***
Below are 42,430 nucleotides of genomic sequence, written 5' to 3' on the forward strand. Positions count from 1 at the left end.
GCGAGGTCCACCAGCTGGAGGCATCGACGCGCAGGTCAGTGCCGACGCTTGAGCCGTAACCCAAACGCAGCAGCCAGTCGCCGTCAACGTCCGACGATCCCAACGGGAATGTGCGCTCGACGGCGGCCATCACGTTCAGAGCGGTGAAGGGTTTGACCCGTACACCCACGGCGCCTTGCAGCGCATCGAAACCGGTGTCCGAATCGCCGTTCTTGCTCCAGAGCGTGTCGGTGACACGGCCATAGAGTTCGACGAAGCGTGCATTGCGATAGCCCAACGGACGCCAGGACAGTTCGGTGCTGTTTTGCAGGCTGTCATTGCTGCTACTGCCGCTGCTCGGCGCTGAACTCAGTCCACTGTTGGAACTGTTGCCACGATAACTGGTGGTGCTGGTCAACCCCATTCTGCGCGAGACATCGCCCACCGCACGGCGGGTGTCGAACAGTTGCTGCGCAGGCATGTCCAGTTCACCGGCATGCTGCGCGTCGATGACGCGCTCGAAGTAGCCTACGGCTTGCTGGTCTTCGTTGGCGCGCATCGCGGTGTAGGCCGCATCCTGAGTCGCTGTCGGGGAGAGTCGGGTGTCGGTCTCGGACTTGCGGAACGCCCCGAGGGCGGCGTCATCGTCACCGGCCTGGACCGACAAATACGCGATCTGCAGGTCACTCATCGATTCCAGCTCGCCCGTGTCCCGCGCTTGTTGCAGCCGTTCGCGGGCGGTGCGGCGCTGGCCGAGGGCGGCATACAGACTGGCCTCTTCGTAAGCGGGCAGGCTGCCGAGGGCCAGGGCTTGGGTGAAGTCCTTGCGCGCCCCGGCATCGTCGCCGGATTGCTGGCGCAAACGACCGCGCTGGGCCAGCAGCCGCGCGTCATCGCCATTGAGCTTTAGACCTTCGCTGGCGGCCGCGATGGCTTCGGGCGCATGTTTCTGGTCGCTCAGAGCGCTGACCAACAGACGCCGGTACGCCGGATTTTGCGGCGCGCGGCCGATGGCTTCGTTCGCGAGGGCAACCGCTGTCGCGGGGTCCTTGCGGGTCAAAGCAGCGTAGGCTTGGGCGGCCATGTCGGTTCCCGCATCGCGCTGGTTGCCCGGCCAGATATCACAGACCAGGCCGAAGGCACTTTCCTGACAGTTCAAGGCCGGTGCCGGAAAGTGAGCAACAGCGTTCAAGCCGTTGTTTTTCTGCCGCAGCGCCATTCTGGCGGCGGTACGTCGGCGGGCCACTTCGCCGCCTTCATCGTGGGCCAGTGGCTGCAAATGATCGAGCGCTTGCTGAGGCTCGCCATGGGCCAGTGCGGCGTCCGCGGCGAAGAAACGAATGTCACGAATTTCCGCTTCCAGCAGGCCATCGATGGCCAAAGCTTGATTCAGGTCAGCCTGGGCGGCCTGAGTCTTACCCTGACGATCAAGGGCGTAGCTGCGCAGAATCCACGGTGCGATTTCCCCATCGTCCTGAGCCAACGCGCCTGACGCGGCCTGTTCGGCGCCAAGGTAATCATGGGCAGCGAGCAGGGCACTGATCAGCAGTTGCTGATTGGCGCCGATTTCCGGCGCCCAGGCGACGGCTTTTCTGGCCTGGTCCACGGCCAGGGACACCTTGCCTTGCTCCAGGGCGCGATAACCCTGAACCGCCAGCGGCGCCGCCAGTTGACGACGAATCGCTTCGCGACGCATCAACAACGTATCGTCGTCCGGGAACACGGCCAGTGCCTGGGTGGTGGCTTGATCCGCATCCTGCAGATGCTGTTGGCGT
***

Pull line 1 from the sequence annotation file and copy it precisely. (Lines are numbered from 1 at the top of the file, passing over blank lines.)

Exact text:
Below are 42,430 nucleotides of genomic sequence, written 5' to 3' on the forward strand. Positions count from 1 at the left end.